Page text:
“It’s bizarre but it might be that Kim Jong-un’s interests and Donald Trump’s interests align. Kim Jong-un wants to stay in power and needs to open up a little for that to happen,” Sherman said in a discussion with former US State Department official Daniel Russel at the New York-based Asia Society Policy Institute.
“Donald Trump wants to get to the mid terms in a better place and get re-elected in 2020. This is a really tough and thorny problem and if he’s on top of it and not afraid of this it gives him and the Republican Party some lift that they badly need.”
Sherman was also vocal about Trump’s announcement that the US would no longer take part in “war games”, and described the joint military drills with South Korea as costly and “provocative”.
“I find it stunning that the White House didn’t tell the South Koreans about stopping the joint exercises beforehand, but then again this is a president who doesn’t believe in allies.” Sherman said.
On Tuesday, Trump tweeted: “We save a fortune by not doing war games, as long as we are negotiating in good faith - which both sides are!”
Trump, who returned to Washington early on Wednesday, hailed the meeting with Kim – the first between a sitting US president and a North Korean leader - as a success that had removed the North Korean threat.
“The scorecard against the backdrop of what the Trump administration said it was out for in Singapore is paltry,” said Russel, a former assistant secretary of state for East Asian and Pacific affairs.
“There is not a gram of fissile material either moving out or likely to move out of North Korea. There’s nothing in the joint statement about the ballistic missile threat, which is a key component of the [United Nations] Security Council resolutions.
“When you objectively do the arithmetic this comes out overwhelmingly in Kim Jong-un’s favour.”
Pompeo’s defensive stance started on Tuesday, when he bridled at a question from a reporter who asked why the summit document didn’t explicitly specify the much-vaunted “complete, verifiable, and irreversible denuclearisation” that the White House said it was pursuing.
“I find that question insulting and ridiculous and frankly ludicrous,” Pompeo said. “I just have to be honest with you, it’s a game, it’s a game, and one ought not play games with serious matters like this.”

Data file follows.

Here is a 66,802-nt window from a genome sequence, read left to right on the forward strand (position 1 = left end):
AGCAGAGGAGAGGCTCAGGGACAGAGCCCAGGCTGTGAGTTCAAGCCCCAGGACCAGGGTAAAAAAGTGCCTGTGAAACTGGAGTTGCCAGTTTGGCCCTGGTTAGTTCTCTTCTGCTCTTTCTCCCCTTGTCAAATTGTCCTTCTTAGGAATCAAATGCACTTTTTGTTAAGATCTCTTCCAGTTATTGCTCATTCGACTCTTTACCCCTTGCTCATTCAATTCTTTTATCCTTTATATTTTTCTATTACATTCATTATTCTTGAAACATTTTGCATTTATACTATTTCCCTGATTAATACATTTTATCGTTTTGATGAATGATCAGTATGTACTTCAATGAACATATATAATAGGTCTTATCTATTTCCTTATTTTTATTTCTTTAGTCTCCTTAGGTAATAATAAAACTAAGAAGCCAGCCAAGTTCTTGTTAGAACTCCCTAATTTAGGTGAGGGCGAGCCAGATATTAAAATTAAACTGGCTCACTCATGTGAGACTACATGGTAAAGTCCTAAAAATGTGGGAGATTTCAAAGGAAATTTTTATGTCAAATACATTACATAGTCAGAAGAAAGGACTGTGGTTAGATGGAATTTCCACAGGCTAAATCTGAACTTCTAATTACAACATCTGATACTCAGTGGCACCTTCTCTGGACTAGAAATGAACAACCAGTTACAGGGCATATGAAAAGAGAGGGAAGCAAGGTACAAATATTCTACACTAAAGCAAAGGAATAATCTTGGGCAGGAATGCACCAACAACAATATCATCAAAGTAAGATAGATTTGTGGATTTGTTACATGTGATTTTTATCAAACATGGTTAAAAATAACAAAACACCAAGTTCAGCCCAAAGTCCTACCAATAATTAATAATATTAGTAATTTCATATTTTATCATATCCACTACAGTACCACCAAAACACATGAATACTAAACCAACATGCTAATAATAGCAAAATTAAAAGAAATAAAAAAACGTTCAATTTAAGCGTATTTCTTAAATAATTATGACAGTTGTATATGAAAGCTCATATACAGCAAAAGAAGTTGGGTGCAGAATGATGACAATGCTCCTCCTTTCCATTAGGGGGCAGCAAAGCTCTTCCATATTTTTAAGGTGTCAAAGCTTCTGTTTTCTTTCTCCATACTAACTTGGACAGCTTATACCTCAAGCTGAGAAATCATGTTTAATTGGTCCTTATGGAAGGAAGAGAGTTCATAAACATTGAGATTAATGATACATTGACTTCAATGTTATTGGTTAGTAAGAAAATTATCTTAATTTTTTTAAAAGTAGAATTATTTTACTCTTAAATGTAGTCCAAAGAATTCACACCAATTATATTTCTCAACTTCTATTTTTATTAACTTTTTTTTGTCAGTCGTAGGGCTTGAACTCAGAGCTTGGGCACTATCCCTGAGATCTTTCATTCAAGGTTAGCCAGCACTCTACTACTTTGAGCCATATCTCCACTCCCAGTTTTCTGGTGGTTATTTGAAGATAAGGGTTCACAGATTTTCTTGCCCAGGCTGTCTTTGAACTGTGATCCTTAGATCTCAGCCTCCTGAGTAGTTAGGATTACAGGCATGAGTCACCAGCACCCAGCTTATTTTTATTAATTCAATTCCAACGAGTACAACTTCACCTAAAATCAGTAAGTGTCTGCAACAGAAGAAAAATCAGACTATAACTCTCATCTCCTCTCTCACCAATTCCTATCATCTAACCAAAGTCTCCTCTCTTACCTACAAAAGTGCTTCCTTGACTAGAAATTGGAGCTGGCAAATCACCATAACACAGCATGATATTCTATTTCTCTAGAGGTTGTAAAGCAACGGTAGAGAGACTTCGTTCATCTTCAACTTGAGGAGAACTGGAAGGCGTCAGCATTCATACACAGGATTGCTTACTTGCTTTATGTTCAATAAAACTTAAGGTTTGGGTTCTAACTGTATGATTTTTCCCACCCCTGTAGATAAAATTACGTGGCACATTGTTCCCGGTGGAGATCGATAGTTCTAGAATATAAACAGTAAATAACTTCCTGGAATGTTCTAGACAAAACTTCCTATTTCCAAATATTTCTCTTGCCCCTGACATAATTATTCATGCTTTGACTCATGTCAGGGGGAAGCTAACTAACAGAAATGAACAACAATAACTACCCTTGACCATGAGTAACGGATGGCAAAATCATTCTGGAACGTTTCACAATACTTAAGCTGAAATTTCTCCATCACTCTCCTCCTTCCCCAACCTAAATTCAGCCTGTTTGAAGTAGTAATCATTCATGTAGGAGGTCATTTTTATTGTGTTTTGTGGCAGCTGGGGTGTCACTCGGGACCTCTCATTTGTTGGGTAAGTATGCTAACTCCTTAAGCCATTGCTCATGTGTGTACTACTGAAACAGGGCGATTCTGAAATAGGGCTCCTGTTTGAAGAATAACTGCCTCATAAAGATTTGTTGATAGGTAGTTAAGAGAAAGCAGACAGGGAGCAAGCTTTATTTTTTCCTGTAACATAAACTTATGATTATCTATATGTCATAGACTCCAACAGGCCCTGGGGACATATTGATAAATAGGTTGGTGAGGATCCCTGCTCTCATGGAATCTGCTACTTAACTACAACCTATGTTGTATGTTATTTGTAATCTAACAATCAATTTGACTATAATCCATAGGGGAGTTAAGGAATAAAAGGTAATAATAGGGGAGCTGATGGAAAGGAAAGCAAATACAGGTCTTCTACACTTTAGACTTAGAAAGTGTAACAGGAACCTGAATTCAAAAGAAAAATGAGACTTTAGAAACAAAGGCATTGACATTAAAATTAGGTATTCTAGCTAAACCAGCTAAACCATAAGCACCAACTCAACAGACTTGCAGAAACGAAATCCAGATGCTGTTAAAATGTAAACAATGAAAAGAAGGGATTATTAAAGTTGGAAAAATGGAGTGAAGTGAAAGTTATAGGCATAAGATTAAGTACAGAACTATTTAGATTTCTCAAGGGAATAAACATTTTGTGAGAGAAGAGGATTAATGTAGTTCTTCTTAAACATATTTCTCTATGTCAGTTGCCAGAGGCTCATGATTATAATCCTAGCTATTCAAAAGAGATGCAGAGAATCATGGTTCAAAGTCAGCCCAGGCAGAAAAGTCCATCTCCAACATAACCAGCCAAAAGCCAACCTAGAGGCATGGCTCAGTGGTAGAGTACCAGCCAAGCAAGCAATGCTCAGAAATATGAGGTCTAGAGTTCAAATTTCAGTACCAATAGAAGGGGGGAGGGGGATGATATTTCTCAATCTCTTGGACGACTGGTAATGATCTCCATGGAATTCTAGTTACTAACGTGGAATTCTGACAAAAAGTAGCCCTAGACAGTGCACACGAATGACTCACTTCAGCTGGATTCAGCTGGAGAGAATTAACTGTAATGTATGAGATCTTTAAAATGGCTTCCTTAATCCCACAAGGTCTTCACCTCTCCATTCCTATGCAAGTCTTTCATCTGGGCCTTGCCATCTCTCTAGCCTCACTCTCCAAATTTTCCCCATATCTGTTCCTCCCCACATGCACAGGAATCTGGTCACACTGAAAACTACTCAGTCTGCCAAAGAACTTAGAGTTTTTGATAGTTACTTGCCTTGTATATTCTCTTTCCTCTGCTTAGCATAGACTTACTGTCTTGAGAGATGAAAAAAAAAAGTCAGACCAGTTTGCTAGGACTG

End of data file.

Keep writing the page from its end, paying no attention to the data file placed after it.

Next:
He continued: “I suppose we could argue semantics but let me assure you it’s in the document. I am confident that they understand what we’re prepared to do, the handful of things that we’re likely not prepared to do.”
He added: “I am equally confident that they understand there will be in-depth verification.”
Even as Pompeo staunchly defended the summit results, he was less exuberant than Trump, who tweeted on his return to the US on Monday morning: “Just landed – a long trip, but everybody can now feel much safer than the day I took office.
“There is no longer a Nuclear Threat from North Korea.”
Just landed - a long trip, but everybody can now feel much safer than the day I took office. There is no longer a Nuclear Threat from North Korea. Meeting with Kim Jong Un was an interesting and very positive experience. North Korea has great potential for the future!
— Donald J. Trump (@realDonaldTrump) June 13, 2018
Pompeo sought to counter concerns that North Korea and the US came away from the talks with fundamentally different interpretations.
Earlier Wednesday, North Korea’s state KCNA news agency said denuclearisation would be a “step by step process” with “simultaneous action,” a stance that appeared to contradict the US refusal to offer sanctions relief before North Korea gives up its nuclear weapons.
“I’m going to leave the content of our discussions between the two parties, but one should heavily discount some things that are written in other places,” Pompeo said.
Additional reporting by Bloomberg and Reuters